Comcast has both obeyed and appealed an FCC rule relating to its Internet access management.

A month ago, the FCC cracked down on Comcast for selectively interfering with the communications of customers using BitTorrent, a peer-to-peer (P2P) application.  Comcast said it was entitled to take action because BitTorrent users were hogging bandwidth.  The FCC disagreed.  Comcast singled out BitTorrent users, it said, regardless of the actual bandwidth usage, and even at times and places where the network had plenty of capacity.  Hinting at darker motives, the FCC noted that BitTorrent and other P2Ps make available high-quality video in direct competition to Comcast’s cable service.

The FCC did not impose a fine on Comcast, but ordered it to stop discriminating based on users’ content (Comcast said it already had), and to disclose any new network management practices it planned to use instead.

Last week Comcast announced a cap on residential users of 250 gigabytes per month.  This is a lot of usage, attained by under one percent of subscribers.  And even those busy browsers will not be cut off when they reach the cap, or even be charged more.  Comcast will just ask them to slow down.

Comcast thinks it addressed the anticompetitive issue by applying the cap without regard to which applications generate the usage.  But its executives may still be snickering into their coffee.  In reality, the only way to hit 250 gigabytes monthly is to download a lot of video.  Emails and pictures of the kids just won’t do it.  It takes a few DVD-quality movies a day, on average, or a long stretch of high-definition video each day.  Somebody watching all those movies and TV over the Internet is probably not also subscribing to cable video service.  So Comcast’s usage cap may still be hindering its competition.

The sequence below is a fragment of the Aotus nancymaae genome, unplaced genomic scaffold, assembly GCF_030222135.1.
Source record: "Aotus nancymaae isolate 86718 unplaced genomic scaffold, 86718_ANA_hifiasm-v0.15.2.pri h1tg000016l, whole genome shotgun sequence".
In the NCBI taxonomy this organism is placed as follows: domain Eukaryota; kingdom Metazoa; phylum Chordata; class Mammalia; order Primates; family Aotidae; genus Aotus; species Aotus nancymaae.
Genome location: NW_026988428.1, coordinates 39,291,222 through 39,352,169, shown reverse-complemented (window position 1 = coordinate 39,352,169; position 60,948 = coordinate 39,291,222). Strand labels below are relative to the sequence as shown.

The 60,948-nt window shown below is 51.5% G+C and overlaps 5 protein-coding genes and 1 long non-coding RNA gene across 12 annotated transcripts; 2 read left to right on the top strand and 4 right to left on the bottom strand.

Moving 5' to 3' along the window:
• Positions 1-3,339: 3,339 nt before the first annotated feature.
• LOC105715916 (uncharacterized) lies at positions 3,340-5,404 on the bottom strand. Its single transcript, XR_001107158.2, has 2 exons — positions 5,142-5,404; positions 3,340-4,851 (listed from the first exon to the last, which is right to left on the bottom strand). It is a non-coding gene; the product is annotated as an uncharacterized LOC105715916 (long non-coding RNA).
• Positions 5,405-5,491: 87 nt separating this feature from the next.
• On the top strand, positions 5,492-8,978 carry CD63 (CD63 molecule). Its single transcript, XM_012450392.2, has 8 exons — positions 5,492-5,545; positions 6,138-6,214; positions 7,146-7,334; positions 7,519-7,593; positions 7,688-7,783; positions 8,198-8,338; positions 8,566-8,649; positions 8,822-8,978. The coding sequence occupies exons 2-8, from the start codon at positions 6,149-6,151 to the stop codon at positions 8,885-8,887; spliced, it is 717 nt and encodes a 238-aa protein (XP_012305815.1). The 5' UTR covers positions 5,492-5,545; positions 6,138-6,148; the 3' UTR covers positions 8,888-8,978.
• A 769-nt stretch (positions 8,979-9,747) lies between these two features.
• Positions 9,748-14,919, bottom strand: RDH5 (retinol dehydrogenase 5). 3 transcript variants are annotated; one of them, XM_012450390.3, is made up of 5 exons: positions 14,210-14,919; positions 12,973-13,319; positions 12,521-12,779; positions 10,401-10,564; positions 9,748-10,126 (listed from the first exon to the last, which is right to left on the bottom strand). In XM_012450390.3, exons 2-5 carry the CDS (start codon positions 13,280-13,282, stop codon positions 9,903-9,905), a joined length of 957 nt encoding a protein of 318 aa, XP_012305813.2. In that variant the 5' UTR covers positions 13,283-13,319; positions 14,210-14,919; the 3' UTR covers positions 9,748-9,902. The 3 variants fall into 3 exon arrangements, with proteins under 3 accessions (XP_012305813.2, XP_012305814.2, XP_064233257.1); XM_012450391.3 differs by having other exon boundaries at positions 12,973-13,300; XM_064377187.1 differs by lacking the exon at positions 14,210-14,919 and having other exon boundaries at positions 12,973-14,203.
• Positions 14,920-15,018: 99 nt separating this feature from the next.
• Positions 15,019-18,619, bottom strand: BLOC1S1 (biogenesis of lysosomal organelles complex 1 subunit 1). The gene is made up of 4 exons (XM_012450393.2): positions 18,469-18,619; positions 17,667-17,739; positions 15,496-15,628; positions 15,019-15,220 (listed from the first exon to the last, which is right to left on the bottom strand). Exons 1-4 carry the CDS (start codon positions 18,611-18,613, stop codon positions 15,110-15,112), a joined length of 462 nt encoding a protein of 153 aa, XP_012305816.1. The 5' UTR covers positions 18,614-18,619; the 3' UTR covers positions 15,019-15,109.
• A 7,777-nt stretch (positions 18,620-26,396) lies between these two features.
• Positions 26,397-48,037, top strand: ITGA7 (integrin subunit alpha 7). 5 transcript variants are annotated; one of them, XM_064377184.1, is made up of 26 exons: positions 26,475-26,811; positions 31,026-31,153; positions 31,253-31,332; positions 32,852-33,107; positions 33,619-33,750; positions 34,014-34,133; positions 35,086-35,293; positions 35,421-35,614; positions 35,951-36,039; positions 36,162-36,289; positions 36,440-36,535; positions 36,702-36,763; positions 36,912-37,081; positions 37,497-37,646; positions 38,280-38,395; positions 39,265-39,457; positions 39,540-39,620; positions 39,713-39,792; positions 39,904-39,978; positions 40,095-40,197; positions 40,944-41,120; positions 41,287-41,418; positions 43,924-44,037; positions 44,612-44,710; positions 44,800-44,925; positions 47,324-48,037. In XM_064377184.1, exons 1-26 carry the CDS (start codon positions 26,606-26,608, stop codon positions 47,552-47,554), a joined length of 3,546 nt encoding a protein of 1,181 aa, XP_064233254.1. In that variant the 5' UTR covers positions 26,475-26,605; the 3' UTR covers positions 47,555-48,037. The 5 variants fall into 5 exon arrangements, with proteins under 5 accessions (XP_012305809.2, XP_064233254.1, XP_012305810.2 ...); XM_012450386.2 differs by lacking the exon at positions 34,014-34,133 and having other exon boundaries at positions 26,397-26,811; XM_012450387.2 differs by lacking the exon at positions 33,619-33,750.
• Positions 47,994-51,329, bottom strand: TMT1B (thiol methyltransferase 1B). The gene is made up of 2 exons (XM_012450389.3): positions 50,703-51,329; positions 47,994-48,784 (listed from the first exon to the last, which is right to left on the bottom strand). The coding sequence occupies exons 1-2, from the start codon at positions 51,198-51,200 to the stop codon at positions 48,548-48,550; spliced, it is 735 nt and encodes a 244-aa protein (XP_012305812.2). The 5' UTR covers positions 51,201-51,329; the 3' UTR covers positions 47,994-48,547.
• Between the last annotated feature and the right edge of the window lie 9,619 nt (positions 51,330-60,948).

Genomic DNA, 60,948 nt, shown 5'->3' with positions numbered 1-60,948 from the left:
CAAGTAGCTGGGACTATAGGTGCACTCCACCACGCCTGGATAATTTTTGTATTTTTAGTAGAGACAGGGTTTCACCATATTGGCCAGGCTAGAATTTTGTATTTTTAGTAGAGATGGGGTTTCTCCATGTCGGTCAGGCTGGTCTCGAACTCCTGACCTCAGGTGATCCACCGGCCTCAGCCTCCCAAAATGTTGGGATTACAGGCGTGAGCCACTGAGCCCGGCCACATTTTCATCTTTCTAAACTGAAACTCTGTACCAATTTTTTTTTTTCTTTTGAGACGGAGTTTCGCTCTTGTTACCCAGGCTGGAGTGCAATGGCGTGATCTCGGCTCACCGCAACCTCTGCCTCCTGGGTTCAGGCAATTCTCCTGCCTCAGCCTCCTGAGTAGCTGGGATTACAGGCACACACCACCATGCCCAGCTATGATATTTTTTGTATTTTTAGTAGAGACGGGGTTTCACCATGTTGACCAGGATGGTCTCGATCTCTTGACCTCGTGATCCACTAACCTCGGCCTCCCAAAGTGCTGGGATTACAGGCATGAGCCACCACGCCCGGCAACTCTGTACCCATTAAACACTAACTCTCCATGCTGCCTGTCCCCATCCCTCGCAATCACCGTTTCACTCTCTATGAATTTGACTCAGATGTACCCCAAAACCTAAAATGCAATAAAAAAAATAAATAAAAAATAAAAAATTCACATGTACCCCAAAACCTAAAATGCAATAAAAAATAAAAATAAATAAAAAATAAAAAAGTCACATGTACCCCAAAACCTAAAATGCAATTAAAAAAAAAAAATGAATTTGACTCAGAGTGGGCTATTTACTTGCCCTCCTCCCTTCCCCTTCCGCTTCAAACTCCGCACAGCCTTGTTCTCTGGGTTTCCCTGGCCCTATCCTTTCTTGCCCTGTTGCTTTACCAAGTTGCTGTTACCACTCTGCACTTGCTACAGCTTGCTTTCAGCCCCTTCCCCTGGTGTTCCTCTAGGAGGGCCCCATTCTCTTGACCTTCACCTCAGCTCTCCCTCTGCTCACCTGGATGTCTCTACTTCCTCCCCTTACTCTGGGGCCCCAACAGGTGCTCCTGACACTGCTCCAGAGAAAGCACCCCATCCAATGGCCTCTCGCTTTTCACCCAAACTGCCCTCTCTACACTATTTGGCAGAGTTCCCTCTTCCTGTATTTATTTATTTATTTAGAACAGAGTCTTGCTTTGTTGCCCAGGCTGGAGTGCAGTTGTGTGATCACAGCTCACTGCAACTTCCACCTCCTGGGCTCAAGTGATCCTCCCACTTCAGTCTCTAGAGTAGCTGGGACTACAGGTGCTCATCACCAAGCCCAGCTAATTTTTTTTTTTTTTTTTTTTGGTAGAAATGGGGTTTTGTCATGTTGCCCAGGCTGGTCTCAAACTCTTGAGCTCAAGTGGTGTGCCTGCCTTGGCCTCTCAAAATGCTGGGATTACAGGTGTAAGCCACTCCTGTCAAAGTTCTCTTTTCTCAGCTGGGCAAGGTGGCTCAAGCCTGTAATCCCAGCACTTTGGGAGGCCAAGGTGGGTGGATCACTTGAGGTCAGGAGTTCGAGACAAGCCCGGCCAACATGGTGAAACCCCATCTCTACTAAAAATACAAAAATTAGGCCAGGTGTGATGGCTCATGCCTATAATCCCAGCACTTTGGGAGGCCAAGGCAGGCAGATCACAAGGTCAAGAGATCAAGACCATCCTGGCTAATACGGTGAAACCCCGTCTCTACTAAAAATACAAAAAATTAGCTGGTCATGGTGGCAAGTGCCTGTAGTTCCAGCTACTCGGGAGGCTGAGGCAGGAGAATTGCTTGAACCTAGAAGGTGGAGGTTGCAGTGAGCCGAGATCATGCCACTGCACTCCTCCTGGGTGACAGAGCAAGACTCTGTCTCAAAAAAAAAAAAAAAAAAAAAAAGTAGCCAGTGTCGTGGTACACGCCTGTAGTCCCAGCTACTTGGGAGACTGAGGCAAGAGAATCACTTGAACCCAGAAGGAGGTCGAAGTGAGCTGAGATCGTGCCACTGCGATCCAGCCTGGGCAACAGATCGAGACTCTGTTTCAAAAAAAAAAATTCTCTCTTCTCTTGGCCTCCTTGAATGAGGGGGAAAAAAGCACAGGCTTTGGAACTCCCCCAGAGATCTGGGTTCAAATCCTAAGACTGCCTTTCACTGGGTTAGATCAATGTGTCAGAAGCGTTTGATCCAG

Yet Comcast is still not satisfied.  Yesterday it appealed the FCC’s order curtailing its previous actions against BitTorrent users.  Its ground for appeal?  The FCC never adopted a rule that specifically prohibits Comcast’s admittedly discriminatory practices.  All the FCC has to go on is a broadly-worded policy statement.  Without a rule, Comcast seems to say, the FCC has no authority to take any action whatsoever.

All this is just delaying the inevitable.  Comcast has already complied with the order it is appealing, so presumably it is appealing as a matter of principle.  The FCC can make the principle moot as well, just by adopting a rule.  We should all have better things to do than continuing to litigate a case long after it is over.